So what does this all mean?
People, process and technology need to adapt to these drivers or face extinction.
Security professionals must have a better understanding of the business they are hired to protect, must posses more soft skills such as communication and cooperation, and must evolve their skill against the dynamic threat environment and the evolving business infrastructure. Murray has some good thoughts on what makes a superstar security engineer (here), notice that business concepts and time, life, and career management are suggested as required domains. These soft skills will become increasingly important in the coming decade as security programs mature and become an integral part of business success. More importantly organizations structure becomes critical as enterprises must implement and organizational structure that supports cross-group cooperation and workflow.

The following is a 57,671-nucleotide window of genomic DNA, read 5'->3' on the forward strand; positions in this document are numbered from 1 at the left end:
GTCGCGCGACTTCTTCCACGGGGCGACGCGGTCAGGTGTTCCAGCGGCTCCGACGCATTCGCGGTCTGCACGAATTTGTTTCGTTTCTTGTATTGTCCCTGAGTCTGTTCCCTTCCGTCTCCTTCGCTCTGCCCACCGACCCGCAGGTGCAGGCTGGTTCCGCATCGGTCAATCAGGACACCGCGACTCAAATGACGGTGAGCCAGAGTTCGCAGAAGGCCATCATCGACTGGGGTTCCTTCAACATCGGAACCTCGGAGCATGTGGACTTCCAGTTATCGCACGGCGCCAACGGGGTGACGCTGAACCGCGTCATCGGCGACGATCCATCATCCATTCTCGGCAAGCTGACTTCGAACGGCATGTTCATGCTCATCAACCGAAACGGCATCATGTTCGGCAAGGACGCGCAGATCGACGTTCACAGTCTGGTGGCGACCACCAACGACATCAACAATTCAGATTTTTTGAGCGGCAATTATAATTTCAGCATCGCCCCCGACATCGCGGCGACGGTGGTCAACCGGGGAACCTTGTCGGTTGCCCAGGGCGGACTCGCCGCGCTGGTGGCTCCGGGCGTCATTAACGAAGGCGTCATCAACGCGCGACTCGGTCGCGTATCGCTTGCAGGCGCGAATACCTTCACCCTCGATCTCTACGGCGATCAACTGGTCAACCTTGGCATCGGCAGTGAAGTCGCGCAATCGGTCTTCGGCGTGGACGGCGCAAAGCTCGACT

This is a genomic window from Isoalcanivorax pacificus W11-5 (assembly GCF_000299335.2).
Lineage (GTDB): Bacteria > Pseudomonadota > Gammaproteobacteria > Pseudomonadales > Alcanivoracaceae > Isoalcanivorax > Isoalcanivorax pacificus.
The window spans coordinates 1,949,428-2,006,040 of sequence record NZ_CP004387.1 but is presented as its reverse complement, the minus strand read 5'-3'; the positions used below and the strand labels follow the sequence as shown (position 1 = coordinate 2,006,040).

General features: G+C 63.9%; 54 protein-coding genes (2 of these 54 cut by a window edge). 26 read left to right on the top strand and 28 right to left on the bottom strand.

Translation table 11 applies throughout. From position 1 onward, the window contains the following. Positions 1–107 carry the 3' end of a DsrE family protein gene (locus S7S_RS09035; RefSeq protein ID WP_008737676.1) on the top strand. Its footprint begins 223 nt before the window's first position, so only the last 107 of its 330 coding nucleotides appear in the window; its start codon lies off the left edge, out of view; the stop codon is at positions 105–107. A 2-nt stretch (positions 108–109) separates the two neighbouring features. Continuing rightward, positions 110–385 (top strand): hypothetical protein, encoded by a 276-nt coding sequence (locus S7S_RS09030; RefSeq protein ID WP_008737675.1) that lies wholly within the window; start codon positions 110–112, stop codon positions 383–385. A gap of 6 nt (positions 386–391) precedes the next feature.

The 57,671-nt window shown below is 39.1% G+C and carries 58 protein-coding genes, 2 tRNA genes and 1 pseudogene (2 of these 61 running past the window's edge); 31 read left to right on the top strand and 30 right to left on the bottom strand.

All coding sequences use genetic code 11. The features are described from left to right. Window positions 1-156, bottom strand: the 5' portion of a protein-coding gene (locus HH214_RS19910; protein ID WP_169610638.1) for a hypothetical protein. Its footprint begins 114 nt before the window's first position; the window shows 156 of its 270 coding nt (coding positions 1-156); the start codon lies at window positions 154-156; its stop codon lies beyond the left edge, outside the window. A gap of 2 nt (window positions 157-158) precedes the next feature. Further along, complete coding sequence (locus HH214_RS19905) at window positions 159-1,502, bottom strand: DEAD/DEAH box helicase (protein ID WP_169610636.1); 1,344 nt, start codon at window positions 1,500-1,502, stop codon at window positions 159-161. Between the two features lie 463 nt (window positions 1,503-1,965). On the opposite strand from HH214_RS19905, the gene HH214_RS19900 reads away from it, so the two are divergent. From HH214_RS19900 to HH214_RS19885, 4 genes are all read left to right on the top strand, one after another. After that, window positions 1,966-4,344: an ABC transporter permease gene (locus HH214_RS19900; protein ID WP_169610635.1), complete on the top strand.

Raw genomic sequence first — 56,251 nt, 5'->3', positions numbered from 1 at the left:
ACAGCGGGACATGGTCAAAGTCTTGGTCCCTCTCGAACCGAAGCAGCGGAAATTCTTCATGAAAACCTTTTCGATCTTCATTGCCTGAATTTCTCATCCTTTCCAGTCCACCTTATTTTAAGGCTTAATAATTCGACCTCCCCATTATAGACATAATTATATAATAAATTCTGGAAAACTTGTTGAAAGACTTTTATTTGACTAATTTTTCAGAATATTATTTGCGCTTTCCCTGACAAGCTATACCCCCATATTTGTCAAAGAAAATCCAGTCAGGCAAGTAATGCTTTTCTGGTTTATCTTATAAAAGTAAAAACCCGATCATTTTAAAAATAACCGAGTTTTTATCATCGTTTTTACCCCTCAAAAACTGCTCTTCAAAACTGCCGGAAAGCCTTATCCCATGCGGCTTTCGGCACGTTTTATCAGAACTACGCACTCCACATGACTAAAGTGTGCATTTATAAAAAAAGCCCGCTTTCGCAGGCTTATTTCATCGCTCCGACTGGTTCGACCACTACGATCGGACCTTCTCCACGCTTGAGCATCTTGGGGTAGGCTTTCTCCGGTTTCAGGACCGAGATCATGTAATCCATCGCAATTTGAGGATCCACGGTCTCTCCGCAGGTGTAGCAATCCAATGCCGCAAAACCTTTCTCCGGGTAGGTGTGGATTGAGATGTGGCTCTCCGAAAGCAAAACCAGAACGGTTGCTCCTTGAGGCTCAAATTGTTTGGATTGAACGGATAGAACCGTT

Most organizational failures are a result of process issues and not technology. The majority of technology deployments fail due to poor process as well. As the demands on IT increase process becomes critical to success. Process makes the difference between minor security incidents, and being the star attraction on the front page of the Wall Street Journal, process must fill gaps in technology. Process must support workflow, coordination and cooperation between different organizational groups, process to support pre-incident security activities, and process to improve effectiveness and efficiencies over time.